Detailed tasks

  1. Define the interactions between ABM and Hermes, and determine the requirements that Hermes should meet to implement the filtering module for ABM. Communicate the requirements for the filter modules to the Hermes team.
  2. Design and implement the interface that shows the user the filtering options/results for a given collection of projects.
  3. Close the loop to allow the user to filter projects using the new interface.
  4. Implement secondary functionalities, such as caching Hermes results, or undo options in case the user mistakenly removes a project or runs the wrong filter(s).

Required skills:

  • Good understanding of Javascript.
  • Knowledge of relational database systems.
  • Knowledge of software design and efficient programming.
  • Prior knowledge of AngularJS and web application development is a plus.

Learning outcomes:

  • Frontend programming with AngularJS.
  • Collaborative software development with git and Jenkins.


Karim Ali, University of Alberta

Lisa Nguyen, Fraunhofer IEM

Ben Hermann, Paderborn University


[1]  Stephen M. Blackburn, et al. 2006. The DaCapo benchmarks: java benchmarking development and analysis. In Proceedings of the 21st annual ACM SIGPLAN conference on Object-oriented programming systems, languages, and applications (OOPSLA ‘06). ACM, New York, NY, USA, 169-190. DOI = http://dx.doi.org/10.1145/1167473.1167488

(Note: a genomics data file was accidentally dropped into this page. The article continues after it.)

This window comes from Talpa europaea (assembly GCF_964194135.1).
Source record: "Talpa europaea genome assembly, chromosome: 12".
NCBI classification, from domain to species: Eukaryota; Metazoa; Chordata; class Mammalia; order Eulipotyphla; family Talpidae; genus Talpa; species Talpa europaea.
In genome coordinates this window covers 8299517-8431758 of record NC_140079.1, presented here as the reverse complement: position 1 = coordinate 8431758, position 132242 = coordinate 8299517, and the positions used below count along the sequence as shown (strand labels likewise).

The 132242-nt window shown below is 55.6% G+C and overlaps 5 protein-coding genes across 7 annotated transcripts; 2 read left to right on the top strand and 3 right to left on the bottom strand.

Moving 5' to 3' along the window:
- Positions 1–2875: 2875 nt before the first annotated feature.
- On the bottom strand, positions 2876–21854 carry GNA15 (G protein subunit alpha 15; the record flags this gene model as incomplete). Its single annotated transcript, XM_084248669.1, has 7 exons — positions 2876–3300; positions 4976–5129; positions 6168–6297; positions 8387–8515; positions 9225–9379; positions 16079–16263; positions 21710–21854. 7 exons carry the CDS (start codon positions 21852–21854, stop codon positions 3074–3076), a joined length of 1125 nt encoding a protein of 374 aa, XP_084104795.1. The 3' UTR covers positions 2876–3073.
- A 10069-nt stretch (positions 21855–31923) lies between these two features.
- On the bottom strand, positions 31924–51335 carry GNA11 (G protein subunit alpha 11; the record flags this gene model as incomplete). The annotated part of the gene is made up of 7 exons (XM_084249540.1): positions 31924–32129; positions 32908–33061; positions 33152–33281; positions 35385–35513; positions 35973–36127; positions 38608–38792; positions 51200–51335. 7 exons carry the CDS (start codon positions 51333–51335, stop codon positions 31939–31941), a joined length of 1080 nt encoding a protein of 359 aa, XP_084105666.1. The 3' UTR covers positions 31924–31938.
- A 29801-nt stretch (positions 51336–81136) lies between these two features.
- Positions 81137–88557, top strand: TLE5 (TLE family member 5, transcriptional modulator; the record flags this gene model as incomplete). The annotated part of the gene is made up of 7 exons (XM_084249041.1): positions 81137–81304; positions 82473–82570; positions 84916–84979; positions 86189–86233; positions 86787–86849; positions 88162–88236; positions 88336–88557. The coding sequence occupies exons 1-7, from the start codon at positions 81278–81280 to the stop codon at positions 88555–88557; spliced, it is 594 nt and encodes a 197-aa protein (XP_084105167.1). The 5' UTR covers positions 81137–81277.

[2] Lisa Nguyen Quang Do, Michael Eichberg, and Eric Bodden. 2016. Toward an automated benchmark management system. In Proceedings of the 5th ACM SIGPLAN International Workshop on State Of the Art in Program Analysis (SOAP 2016). ACM, New York, NY, USA, 13-17. DOI: http://dx.doi.org/10.1145/2931021.2931023

[3] ABM: http://abm.cs.upb.de/abm/index.html#/

[4] Michael Reif, Michael Eichberg, Ben Hermann, and Mira Mezini. 2017. Hermes: assessment and creation of effective test corpora. In Proceedings of the 6th ACM SIGPLAN International Workshop on State Of the Art in Program Analysis (SOAP 2017). ACM, New York, NY, USA, 43-48. DOI: https://doi.org/10.1145/3088515.3088523